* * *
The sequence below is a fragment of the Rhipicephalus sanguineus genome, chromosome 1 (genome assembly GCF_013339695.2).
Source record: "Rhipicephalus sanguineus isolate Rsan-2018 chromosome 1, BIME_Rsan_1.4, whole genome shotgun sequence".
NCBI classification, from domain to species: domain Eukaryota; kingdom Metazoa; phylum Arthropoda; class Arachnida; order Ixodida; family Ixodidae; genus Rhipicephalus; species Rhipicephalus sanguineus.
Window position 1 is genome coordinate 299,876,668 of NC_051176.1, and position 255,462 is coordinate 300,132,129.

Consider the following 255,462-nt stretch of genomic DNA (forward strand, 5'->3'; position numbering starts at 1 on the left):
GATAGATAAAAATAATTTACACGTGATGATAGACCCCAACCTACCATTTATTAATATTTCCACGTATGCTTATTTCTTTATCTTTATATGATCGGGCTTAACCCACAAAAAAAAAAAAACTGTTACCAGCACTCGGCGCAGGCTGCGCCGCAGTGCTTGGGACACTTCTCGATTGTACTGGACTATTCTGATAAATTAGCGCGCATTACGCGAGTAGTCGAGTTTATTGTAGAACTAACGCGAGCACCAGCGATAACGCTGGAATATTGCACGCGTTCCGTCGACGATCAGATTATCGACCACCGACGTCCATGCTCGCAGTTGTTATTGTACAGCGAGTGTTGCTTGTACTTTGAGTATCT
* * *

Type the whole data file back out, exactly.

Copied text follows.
The sequence below is a fragment of the Rhipicephalus sanguineus genome, chromosome 1 (genome assembly GCF_013339695.2).
Source record: "Rhipicephalus sanguineus isolate Rsan-2018 chromosome 1, BIME_Rsan_1.4, whole genome shotgun sequence".
NCBI classification, from domain to species: domain Eukaryota; kingdom Metazoa; phylum Arthropoda; class Arachnida; order Ixodida; family Ixodidae; genus Rhipicephalus; species Rhipicephalus sanguineus.
Window position 1 is genome coordinate 299,876,668 of NC_051176.1, and position 255,462 is coordinate 300,132,129.

Consider the following 255,462-nt stretch of genomic DNA (forward strand, 5'->3'; position numbering starts at 1 on the left):
GATAGATAAAAATAATTTACACGTGATGATAGACCCCAACCTACCATTTATTAATATTTCCACGTATGCTTATTTCTTTATCTTTATATGATCGGGCTTAACCCACAAAAAAAAAAAAACTGTTACCAGCACTCGGCGCAGGCTGCGCCGCAGTGCTTGGGACACTTCTCGATTGTACTGGACTATTCTGATAAATTAGCGCGCATTACGCGAGTAGTCGAGTTTATTGTAGAACTAACGCGAGCACCAGCGATAACGCTGGAATATTGCACGCGTTCCGTCGACGATCAGATTATCGACCACCGACGTCCATGCTCGCAGTTGTTATTGTACAGCGAGTGTTGCTTGTACTTTGAGTATCT